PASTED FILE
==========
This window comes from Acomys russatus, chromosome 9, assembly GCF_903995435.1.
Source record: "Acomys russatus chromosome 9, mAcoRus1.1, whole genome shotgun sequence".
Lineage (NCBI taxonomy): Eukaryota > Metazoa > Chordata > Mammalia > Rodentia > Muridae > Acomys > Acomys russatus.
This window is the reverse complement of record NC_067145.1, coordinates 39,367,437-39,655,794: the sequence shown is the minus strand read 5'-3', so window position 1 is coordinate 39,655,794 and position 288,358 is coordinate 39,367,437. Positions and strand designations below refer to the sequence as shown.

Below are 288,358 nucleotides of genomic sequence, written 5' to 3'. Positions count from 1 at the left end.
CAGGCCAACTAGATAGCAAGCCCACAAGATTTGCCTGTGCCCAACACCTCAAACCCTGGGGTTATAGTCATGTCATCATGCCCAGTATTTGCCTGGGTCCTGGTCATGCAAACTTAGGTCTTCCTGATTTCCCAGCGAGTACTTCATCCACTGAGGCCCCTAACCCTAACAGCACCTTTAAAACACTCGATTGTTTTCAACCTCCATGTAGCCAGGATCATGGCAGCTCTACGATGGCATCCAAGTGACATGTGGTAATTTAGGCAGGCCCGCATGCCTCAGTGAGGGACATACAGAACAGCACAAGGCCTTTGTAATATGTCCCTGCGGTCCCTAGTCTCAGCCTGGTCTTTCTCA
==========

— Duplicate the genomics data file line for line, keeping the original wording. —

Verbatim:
This window comes from Acomys russatus, chromosome 9, assembly GCF_903995435.1.
Source record: "Acomys russatus chromosome 9, mAcoRus1.1, whole genome shotgun sequence".
Lineage (NCBI taxonomy): Eukaryota > Metazoa > Chordata > Mammalia > Rodentia > Muridae > Acomys > Acomys russatus.
This window is the reverse complement of record NC_067145.1, coordinates 39,367,437-39,655,794: the sequence shown is the minus strand read 5'-3', so window position 1 is coordinate 39,655,794 and position 288,358 is coordinate 39,367,437. Positions and strand designations below refer to the sequence as shown.

Below are 288,358 nucleotides of genomic sequence, written 5' to 3'. Positions count from 1 at the left end.
CAGGCCAACTAGATAGCAAGCCCACAAGATTTGCCTGTGCCCAACACCTCAAACCCTGGGGTTATAGTCATGTCATCATGCCCAGTATTTGCCTGGGTCCTGGTCATGCAAACTTAGGTCTTCCTGATTTCCCAGCGAGTACTTCATCCACTGAGGCCCCTAACCCTAACAGCACCTTTAAAACACTCGATTGTTTTCAACCTCCATGTAGCCAGGATCATGGCAGCTCTACGATGGCATCCAAGTGACATGTGGTAATTTAGGCAGGCCCGCATGCCTCAGTGAGGGACATACAGAACAGCACAAGGCCTTTGTAATATGTCCCTGCGGTCCCTAGTCTCAGCCTGGTCTTTCTCA